There was a time when I believed in what I’ve come to think of as Seattle Exceptionalism. This was the belief that while other cities around the nation become upscale islands of affluence that pursue the interests of the most affluent at the expense of the most desperate, we, here in eco-obsessed, liberal, and excessively polite Seattle would never go there.
Within the largely depoliticized, often victim-blaming framework through which homelessness is commonly understood, it’s easy to miss that the modern period of homelessness is largely a product of economic restructuring. Since 1973, inequality has only widened. This trend has accelerated most precipitously at the very top and the very bottom.
The urban landscape has changed. The logic of deindustrialization and the two-tiered economy has spawned a widespread reinvention of the city. Urban centers now exist as centers of upscale consumption and culture for those who can pay the price. Those who have been left out of the economy altogether are widely viewed as unsightly and dangerous indicators of social disorder. This victim-blaming ideology has become the common sense of our time.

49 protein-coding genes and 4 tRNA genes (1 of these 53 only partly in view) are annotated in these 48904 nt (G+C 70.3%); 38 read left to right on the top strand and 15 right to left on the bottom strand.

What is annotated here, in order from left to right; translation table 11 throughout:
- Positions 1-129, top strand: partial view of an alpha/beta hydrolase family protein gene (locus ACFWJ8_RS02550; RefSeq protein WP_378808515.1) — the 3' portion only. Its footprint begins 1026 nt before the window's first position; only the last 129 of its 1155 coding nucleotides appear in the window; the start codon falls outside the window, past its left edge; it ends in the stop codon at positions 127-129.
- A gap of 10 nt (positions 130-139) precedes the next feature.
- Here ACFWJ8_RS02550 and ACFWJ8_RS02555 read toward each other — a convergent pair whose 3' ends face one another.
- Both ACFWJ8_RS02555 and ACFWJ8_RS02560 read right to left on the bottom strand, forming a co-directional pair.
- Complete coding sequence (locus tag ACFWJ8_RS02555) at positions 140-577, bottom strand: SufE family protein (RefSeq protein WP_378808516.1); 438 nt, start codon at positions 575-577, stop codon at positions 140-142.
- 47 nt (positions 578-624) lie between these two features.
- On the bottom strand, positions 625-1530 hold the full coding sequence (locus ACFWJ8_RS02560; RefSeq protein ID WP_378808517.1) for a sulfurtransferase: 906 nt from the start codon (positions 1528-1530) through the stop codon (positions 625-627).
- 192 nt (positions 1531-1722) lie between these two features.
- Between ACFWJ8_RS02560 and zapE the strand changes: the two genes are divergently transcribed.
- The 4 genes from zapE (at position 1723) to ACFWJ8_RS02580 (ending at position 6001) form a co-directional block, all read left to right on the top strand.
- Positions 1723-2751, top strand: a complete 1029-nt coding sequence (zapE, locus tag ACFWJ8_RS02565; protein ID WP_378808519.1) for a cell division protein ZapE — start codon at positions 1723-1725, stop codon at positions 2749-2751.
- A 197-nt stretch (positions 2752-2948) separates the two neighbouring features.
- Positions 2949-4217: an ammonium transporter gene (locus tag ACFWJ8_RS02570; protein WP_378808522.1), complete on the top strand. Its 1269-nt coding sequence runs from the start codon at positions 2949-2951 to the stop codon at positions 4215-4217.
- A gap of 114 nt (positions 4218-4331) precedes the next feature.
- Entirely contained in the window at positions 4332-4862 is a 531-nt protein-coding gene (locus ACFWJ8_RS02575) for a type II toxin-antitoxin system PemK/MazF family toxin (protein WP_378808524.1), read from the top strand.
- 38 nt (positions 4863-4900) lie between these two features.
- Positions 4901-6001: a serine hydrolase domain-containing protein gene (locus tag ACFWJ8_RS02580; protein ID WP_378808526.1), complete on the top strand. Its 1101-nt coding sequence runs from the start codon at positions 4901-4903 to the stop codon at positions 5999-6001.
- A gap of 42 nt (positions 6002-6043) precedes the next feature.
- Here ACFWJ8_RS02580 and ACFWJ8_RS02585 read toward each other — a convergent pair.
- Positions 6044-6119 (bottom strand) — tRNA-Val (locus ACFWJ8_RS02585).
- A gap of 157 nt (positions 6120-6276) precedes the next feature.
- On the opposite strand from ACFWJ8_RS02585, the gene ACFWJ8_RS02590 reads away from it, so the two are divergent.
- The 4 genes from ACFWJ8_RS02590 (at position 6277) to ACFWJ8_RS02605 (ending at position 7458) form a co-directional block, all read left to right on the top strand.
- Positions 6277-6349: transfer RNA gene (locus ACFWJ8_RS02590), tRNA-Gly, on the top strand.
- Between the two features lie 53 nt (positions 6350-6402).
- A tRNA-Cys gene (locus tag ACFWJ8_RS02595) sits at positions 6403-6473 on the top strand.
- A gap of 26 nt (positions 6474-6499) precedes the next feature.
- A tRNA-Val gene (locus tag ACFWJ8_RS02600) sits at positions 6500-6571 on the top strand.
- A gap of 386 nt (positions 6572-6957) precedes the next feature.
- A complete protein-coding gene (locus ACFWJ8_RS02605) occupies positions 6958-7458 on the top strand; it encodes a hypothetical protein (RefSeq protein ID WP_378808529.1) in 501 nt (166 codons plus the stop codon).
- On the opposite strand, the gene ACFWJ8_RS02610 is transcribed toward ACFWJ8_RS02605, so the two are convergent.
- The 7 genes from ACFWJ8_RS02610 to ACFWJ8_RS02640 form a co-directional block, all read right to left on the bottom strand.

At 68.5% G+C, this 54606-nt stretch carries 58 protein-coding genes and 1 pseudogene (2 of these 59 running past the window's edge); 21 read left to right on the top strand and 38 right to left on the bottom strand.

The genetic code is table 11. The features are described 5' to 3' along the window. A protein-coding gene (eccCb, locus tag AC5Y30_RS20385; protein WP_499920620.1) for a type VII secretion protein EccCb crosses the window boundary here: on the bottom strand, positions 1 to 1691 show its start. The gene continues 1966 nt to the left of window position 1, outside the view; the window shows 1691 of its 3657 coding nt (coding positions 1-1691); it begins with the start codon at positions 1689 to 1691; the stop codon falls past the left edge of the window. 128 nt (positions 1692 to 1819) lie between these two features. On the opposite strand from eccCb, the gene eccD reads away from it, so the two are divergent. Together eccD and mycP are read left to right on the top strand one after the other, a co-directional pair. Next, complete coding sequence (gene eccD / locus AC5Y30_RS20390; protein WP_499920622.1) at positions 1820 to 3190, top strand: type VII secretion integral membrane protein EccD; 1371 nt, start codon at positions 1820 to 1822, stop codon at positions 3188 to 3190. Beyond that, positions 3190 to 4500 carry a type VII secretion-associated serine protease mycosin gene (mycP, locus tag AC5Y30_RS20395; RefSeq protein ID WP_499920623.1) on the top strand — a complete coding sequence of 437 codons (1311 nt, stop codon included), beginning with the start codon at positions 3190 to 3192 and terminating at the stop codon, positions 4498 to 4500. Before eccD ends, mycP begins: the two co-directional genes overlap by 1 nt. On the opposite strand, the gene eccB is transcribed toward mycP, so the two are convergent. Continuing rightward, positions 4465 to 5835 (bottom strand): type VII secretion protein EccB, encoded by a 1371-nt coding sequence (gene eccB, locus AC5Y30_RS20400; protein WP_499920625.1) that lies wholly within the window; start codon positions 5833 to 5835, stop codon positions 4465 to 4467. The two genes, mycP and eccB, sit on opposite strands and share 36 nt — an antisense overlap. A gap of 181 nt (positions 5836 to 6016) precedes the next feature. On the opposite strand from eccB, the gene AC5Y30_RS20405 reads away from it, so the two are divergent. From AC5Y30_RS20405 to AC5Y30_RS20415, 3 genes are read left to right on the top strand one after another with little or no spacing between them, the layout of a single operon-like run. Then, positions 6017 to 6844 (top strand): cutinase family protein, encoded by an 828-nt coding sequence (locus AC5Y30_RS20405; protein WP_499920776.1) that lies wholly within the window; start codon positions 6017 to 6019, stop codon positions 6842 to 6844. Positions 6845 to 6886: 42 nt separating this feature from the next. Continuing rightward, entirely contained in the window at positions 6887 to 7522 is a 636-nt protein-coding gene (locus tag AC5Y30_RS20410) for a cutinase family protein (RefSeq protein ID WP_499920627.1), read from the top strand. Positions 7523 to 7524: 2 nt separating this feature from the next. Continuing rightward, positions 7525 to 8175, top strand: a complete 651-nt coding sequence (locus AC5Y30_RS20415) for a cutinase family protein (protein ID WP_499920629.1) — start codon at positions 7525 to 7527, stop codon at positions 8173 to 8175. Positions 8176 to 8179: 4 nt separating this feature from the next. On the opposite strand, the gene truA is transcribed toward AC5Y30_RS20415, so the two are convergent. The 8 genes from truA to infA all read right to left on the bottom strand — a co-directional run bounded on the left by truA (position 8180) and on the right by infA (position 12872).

With this, certain strategies have become typical. Most cities now have “urban ambassadors” who move the homeless along. Panhandling ordinances have proliferated. Sweeps of homeless encampments are commonplace. Feeding people in public is widely outlawed. Public toilets are defined as vectors of crime and removed. The meanness keeps getting meaner.
And yet, even as cities from Los Angeles to Boston and Dallas to Tampa continually upped the ante on attacking the very poor, I thought Seattle was different. I was wrong.
The Mayor is fond of trumpeting Seattle’s commitment to “ending homelessness,” even as he ruthlessly attacks homeless campers without providing viable survival alternatives.
This pig is wearing a lot of lipstick and eyeliner, but it’s still a pig.